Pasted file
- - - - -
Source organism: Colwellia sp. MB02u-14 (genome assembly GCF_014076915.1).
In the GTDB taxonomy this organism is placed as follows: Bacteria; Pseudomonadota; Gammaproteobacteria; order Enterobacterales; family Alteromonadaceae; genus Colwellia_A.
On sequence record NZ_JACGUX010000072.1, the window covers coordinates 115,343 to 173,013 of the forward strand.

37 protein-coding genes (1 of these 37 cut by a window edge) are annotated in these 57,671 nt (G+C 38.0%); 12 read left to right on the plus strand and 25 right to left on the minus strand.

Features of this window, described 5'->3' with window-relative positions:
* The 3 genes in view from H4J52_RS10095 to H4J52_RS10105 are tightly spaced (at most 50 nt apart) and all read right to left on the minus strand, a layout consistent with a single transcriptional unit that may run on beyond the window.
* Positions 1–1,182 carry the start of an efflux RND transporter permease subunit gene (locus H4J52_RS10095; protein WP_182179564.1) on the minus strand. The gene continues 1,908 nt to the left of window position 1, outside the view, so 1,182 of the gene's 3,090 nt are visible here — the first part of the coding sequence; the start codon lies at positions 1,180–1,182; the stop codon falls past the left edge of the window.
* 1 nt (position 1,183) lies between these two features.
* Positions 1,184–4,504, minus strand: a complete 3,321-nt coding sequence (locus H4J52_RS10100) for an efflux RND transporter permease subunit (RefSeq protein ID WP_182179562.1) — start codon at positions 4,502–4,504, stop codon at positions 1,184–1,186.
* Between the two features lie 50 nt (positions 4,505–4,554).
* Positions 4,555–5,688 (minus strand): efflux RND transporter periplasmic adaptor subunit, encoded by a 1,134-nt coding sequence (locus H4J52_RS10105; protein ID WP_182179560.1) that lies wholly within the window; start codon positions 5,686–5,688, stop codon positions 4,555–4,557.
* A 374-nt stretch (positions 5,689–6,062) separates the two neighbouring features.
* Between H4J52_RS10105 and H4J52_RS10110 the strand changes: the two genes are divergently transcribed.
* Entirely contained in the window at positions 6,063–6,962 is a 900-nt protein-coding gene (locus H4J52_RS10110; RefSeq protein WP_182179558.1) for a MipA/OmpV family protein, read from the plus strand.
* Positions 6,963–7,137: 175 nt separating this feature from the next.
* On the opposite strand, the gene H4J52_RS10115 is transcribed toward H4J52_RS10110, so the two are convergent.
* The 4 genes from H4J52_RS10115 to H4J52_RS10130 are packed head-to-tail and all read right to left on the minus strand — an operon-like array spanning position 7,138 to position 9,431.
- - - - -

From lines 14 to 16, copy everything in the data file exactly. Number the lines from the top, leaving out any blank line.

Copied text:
* Entirely contained in the window at positions 6,063–6,962 is a 900-nt protein-coding gene (locus H4J52_RS10110; RefSeq protein WP_182179558.1) for a MipA/OmpV family protein, read from the plus strand.
* Positions 6,963–7,137: 175 nt separating this feature from the next.
* On the opposite strand, the gene H4J52_RS10115 is transcribed toward H4J52_RS10110, so the two are convergent.